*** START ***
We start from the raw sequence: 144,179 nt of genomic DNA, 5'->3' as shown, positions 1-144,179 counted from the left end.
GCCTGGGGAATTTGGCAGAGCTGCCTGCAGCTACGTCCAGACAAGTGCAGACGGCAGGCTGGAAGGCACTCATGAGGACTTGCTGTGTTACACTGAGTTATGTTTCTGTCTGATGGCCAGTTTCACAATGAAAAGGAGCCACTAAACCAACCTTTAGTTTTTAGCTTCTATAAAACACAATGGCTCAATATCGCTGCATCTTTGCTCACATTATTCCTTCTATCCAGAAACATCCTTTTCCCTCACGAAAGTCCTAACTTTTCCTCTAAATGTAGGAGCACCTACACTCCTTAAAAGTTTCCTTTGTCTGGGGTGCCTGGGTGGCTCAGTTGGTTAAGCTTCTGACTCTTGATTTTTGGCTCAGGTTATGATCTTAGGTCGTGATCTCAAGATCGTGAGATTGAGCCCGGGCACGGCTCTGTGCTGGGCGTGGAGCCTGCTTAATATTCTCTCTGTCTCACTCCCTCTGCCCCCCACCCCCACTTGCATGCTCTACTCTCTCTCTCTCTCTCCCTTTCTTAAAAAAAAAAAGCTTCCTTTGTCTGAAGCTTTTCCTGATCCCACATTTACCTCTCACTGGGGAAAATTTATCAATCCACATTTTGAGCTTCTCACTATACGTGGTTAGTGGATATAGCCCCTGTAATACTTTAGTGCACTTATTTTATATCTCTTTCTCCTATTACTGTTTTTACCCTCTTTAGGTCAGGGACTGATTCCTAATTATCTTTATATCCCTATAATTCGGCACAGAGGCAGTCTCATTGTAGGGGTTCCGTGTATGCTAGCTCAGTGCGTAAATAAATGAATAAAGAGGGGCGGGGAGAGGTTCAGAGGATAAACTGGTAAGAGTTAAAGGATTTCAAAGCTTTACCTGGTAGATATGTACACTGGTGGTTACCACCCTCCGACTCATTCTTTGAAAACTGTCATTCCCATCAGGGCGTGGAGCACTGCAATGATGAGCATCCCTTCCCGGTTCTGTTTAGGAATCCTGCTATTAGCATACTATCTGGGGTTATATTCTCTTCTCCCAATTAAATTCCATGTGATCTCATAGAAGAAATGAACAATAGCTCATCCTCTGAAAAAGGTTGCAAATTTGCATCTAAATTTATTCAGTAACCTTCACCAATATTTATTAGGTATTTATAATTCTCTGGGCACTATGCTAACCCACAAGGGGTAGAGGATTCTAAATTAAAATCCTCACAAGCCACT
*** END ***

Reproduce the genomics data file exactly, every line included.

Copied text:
We start from the raw sequence: 144,179 nt of genomic DNA, 5'->3' as shown, positions 1-144,179 counted from the left end.
GCCTGGGGAATTTGGCAGAGCTGCCTGCAGCTACGTCCAGACAAGTGCAGACGGCAGGCTGGAAGGCACTCATGAGGACTTGCTGTGTTACACTGAGTTATGTTTCTGTCTGATGGCCAGTTTCACAATGAAAAGGAGCCACTAAACCAACCTTTAGTTTTTAGCTTCTATAAAACACAATGGCTCAATATCGCTGCATCTTTGCTCACATTATTCCTTCTATCCAGAAACATCCTTTTCCCTCACGAAAGTCCTAACTTTTCCTCTAAATGTAGGAGCACCTACACTCCTTAAAAGTTTCCTTTGTCTGGGGTGCCTGGGTGGCTCAGTTGGTTAAGCTTCTGACTCTTGATTTTTGGCTCAGGTTATGATCTTAGGTCGTGATCTCAAGATCGTGAGATTGAGCCCGGGCACGGCTCTGTGCTGGGCGTGGAGCCTGCTTAATATTCTCTCTGTCTCACTCCCTCTGCCCCCCACCCCCACTTGCATGCTCTACTCTCTCTCTCTCTCTCCCTTTCTTAAAAAAAAAAAGCTTCCTTTGTCTGAAGCTTTTCCTGATCCCACATTTACCTCTCACTGGGGAAAATTTATCAATCCACATTTTGAGCTTCTCACTATACGTGGTTAGTGGATATAGCCCCTGTAATACTTTAGTGCACTTATTTTATATCTCTTTCTCCTATTACTGTTTTTACCCTCTTTAGGTCAGGGACTGATTCCTAATTATCTTTATATCCCTATAATTCGGCACAGAGGCAGTCTCATTGTAGGGGTTCCGTGTATGCTAGCTCAGTGCGTAAATAAATGAATAAAGAGGGGCGGGGAGAGGTTCAGAGGATAAACTGGTAAGAGTTAAAGGATTTCAAAGCTTTACCTGGTAGATATGTACACTGGTGGTTACCACCCTCCGACTCATTCTTTGAAAACTGTCATTCCCATCAGGGCGTGGAGCACTGCAATGATGAGCATCCCTTCCCGGTTCTGTTTAGGAATCCTGCTATTAGCATACTATCTGGGGTTATATTCTCTTCTCCCAATTAAATTCCATGTGATCTCATAGAAGAAATGAACAATAGCTCATCCTCTGAAAAAGGTTGCAAATTTGCATCTAAATTTATTCAGTAACCTTCACCAATATTTATTAGGTATTTATAATTCTCTGGGCACTATGCTAACCCACAAGGGGTAGAGGATTCTAAATTAAAATCCTCACAAGCCACT